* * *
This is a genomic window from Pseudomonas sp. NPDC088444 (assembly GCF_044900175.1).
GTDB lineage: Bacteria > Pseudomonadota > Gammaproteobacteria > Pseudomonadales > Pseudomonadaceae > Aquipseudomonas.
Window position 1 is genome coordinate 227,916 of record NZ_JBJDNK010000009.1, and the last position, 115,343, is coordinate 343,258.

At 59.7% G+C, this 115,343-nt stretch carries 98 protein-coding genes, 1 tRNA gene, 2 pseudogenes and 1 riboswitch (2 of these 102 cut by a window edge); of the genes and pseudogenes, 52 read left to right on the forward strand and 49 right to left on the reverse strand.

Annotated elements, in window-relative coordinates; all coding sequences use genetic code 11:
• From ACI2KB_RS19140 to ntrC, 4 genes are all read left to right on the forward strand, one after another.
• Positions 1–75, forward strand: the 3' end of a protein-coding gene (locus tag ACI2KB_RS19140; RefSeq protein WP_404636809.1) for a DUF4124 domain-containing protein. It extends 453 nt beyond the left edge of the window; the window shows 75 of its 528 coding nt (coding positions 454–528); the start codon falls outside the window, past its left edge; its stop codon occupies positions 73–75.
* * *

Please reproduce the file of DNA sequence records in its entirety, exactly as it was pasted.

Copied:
This is a genomic window from Pseudomonas sp. NPDC088444 (assembly GCF_044900175.1).
GTDB lineage: Bacteria > Pseudomonadota > Gammaproteobacteria > Pseudomonadales > Pseudomonadaceae > Aquipseudomonas.
Window position 1 is genome coordinate 227,916 of record NZ_JBJDNK010000009.1, and the last position, 115,343, is coordinate 343,258.

At 59.7% G+C, this 115,343-nt stretch carries 98 protein-coding genes, 1 tRNA gene, 2 pseudogenes and 1 riboswitch (2 of these 102 cut by a window edge); of the genes and pseudogenes, 52 read left to right on the forward strand and 49 right to left on the reverse strand.

Annotated elements, in window-relative coordinates; all coding sequences use genetic code 11:
• From ACI2KB_RS19140 to ntrC, 4 genes are all read left to right on the forward strand, one after another.
• Positions 1–75, forward strand: the 3' end of a protein-coding gene (locus tag ACI2KB_RS19140; RefSeq protein WP_404636809.1) for a DUF4124 domain-containing protein. It extends 453 nt beyond the left edge of the window; the window shows 75 of its 528 coding nt (coding positions 454–528); the start codon falls outside the window, past its left edge; its stop codon occupies positions 73–75.